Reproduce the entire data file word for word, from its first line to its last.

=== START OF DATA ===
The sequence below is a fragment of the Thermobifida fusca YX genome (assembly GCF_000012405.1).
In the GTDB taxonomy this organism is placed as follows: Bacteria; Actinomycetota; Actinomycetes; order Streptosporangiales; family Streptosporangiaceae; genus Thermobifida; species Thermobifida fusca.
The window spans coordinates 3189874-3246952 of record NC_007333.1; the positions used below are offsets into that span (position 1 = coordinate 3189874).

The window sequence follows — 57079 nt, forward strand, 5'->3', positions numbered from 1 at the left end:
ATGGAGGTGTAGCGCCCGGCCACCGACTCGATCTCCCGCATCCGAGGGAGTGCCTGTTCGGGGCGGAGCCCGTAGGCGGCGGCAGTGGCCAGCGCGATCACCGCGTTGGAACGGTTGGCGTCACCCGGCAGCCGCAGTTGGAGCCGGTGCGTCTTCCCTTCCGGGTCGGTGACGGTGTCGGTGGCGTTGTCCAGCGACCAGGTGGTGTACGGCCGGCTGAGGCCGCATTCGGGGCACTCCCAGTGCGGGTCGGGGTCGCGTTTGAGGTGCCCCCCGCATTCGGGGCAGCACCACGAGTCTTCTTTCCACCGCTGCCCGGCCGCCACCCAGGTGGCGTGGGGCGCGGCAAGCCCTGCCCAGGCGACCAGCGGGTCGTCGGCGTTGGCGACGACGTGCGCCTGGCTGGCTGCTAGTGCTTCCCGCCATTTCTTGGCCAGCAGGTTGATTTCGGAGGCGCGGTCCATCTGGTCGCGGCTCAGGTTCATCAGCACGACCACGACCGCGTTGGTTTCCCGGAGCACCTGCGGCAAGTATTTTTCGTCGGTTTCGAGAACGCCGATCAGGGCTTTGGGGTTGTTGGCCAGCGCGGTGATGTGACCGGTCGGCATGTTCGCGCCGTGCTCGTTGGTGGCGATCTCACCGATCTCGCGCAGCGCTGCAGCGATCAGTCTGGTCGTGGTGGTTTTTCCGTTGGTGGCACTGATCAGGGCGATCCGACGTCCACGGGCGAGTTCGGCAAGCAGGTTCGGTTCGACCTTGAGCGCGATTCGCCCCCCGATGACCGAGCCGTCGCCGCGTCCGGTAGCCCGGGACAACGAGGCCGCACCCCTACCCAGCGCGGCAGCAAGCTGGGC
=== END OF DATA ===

The sequence below is a fragment of the Thermobifida fusca YX genome (assembly GCF_000012405.1).
In the GTDB taxonomy this organism is placed as follows: Bacteria; Actinomycetota; Actinomycetes; order Streptosporangiales; family Streptosporangiaceae; genus Thermobifida; species Thermobifida fusca.
The window spans coordinates 3189874-3246952 of record NC_007333.1; the positions used below are offsets into that span (position 1 = coordinate 3189874).

The window sequence follows — 57079 nt, forward strand, 5'->3', positions numbered from 1 at the left end:
ATGGAGGTGTAGCGCCCGGCCACCGACTCGATCTCCCGCATCCGAGGGAGTGCCTGTTCGGGGCGGAGCCCGTAGGCGGCGGCAGTGGCCAGCGCGATCACCGCGTTGGAACGGTTGGCGTCACCCGGCAGCCGCAGTTGGAGCCGGTGCGTCTTCCCTTCCGGGTCGGTGACGGTGTCGGTGGCGTTGTCCAGCGACCAGGTGGTGTACGGCCGGCTGAGGCCGCATTCGGGGCACTCCCAGTGCGGGTCGGGGTCGCGTTTGAGGTGCCCCCCGCATTCGGGGCAGCACCACGAGTCTTCTTTCCACCGCTGCCCGGCCGCCACCCAGGTGGCGTGGGGCGCGGCAAGCCCTGCCCAGGCGACCAGCGGGTCGTCGGCGTTGGCGACGACGTGCGCCTGGCTGGCTGCTAGTGCTTCCCGCCATTTCTTGGCCAGCAGGTTGATTTCGGAGGCGCGGTCCATCTGGTCGCGGCTCAGGTTCATCAGCACGACCACGACCGCGTTGGTTTCCCGGAGCACCTGCGGCAAGTATTTTTCGTCGGTTTCGAGAACGCCGATCAGGGCTTTGGGGTTGTTGGCCAGCGCGGTGATGTGACCGGTCGGCATGTTCGCGCCGTGCTCGTTGGTGGCGATCTCACCGATCTCGCGCAGCGCTGCAGCGATCAGTCTGGTCGTGGTGGTTTTTCCGTTGGTGGCACTGATCAGGGCGATCCGACGTCCACGGGCGAGTTCGGCAAGCAGGTTCGGTTCGACCTTGAGCGCGATTCGCCCCCCGATGACCGAGCCGTCGCCGCGTCCGGTAGCCCGGGACAACGAGGCCGCACCCCTACCCAGCGCGGCAGCAAGCTGGGC